South Korea Takes First Step to Regulate Virtual Asset Service Providers – The Diplomat

The Koreas | Economy | East Asia

The tight deadline to register may lead to a monopolization of the South Korean virtual asset industry.

Global interest in combating illicit uses of virtual assets continues to grow, and South Korea is setting a global precedent with sweeping regulations on its virtual asset industry. Although in line with anti-money laundering and counterterrorism financing recommendations from the Financial Action Task Force (FATF), these regulations failed to provide most Virtual Asset Service Providers (VASPs) with ample registration time, which will likely result in a monopolization of the South Korean virtual asset industry under a select number of VASPs.

Following coordination with the FAFT, the South Korean National Assembly amended the “Act on the Reporting and Use of Specific Financial Transaction Information” to require all VASPs to receive Information Security Management System (ISMS) certifications and partner with Korean banks to create “real-name” verified bank accounts for customers. Under the amendment, all VASPs, including foreign VASPs operating in South Korea such as Binance, are required to register with the Korea Financial Intelligence Unit (KoFIU) for license approval within six months, a period that ended on September 24. After the registration deadline, VASP operators who continue conducting business without the license will be subject to criminal and fiscal penalties, including prison sentences up to five years and/or fines up to roughly $42,000. However, the new government requirements involve more than just receiving a proper license as registered VASPs are required to follow anti-money laundering guidelines, including verifying customer identity and filing reports on suspicious and/or large currency transactions.

To date, only four out of 63 recognized South Korean VASPs  – UpBit, Bithumb, Korbit, Coinone – have successfully registered with the KoFIU and only Upbit has received an official license.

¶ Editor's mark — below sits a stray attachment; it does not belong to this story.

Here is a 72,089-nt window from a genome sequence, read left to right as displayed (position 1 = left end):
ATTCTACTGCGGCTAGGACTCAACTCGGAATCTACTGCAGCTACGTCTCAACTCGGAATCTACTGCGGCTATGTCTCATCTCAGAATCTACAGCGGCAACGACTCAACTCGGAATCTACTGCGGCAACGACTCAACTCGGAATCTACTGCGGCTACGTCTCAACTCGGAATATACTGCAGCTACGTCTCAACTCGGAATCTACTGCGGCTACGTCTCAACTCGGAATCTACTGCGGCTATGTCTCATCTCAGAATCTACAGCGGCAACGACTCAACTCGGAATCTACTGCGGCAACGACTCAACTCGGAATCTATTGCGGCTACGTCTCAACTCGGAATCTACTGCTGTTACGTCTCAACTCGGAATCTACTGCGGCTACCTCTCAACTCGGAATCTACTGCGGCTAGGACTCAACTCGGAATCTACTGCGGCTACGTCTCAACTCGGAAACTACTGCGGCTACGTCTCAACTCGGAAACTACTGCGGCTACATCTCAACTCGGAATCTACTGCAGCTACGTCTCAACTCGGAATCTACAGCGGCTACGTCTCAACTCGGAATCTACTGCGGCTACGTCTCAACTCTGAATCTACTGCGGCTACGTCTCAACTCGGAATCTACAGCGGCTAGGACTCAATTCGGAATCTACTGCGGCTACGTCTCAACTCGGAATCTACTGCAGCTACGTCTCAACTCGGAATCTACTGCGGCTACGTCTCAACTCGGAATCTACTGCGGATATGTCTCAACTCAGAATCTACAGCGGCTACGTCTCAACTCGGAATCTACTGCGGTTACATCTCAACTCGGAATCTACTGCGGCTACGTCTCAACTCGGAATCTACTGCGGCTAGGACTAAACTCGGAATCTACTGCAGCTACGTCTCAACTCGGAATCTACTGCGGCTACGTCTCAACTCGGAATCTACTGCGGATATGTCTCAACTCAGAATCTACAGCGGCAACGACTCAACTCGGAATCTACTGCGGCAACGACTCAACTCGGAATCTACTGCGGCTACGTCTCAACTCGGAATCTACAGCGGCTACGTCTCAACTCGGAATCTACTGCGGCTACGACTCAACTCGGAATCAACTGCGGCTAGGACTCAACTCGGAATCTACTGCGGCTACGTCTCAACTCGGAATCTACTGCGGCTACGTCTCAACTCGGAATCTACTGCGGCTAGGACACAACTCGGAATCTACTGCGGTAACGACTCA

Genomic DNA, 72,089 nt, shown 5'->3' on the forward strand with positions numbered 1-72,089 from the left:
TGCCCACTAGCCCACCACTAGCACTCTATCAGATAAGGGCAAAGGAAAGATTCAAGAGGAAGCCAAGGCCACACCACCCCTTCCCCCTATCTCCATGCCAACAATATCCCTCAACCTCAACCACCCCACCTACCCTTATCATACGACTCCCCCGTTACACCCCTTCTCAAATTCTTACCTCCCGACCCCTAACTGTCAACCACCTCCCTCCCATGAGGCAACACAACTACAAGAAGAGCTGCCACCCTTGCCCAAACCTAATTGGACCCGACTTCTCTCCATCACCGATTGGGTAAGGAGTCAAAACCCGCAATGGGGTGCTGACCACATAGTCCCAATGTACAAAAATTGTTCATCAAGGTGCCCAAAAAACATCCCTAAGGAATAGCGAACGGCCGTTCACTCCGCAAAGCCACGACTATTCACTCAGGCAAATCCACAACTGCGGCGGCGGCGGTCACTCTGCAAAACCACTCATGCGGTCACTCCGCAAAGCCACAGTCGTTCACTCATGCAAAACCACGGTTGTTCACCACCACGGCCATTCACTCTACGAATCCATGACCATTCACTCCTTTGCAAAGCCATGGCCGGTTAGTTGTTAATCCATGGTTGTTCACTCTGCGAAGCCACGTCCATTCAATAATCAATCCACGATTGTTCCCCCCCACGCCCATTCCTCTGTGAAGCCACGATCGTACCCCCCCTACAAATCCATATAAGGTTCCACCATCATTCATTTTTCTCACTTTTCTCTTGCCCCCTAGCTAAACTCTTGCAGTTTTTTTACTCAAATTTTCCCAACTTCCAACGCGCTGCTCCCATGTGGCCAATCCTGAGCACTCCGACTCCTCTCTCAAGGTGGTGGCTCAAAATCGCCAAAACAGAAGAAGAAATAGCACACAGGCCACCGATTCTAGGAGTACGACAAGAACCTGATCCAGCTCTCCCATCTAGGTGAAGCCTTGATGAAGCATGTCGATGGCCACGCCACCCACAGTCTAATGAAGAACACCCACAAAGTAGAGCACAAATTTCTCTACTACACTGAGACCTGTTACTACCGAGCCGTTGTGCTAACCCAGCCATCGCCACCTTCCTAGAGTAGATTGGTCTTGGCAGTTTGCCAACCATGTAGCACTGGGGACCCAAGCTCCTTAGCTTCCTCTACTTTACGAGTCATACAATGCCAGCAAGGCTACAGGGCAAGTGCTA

Seoul’s push for VASP regulations has raised concerns from smaller VASPs with fewer capabilities to register with the KoFIU and partner with Korean banks. To address these concerns, the KoFIU clarified that ISMS-certified VASPs without bank partnerships can still conduct virtual asset-to-virtual asset transactions. However, they are not allowed to facilitate transactions between virtual assets and Korean currency until they provide real-name bank account services. This fails to address issues regarding the difficulties in securing bank partnerships for smaller and less known VASPs.

According to the Financial Service Commissions (FSC), only 25 out of 63 Korean VASPs are ISMS-certified and the remaining VASPs without ISMS certifications must close after the September 24 deadline. Some experts claim that the six-month registration deadline failed to provide most VASPs with enough time to successfully complete the ISMS certification and bank partnership process. The ISMS certification process alone often takes three to six months and Korean banks are typically hesitant to engage with VASPs, especially small and less known providers, which can delay or prevent the partnership process. 

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Despite calls for an additional grace period, the FSC decided to maintain its original September 24 deadline. In addition to shutting down Korean VASPs that failed to register, the FSC announced its plans to block internet access for foreign VASPs operating in South Korea without the license. These strict regulatory measures are alarming to both VASP operators and customers. Given that Upbit is currently the only officially licensed VASP, other providers are concerned that this will lead to the monopolization of the South Korean virtual asset industry. To address consumer concerns regarding potential impacts on their finances, the FSC and the KoFIU urged VASPs that failed to register with the committee to notify users of their closure by September 17 to allow a 30-day window for withdrawing deposits and cryptocurrencies from their VASP-associated accounts. While this has likely allowed customers to withdraw funds from closing VASPs, reports indicate that they still hold fiscal worth up to $170 million.

Although South Korea currently leads government efforts to incorporate international standards on anti-money laundering and counterterrorism into virtual asset regulations, the impractical deadline for ISMS certification and bank partnerships will likely create unfair advantages within the Korean virtual asset industry. According to the South Korean opposition party, UpBit alone accounts for at least more than half of the roughly $5.1 billion in total deposits within South Korean VASPs. While these measures were an important step to addressing potential financial avenues for illicit activity, this hastened decision will likely create skewed market competition within the Korean virtual asset industry. 

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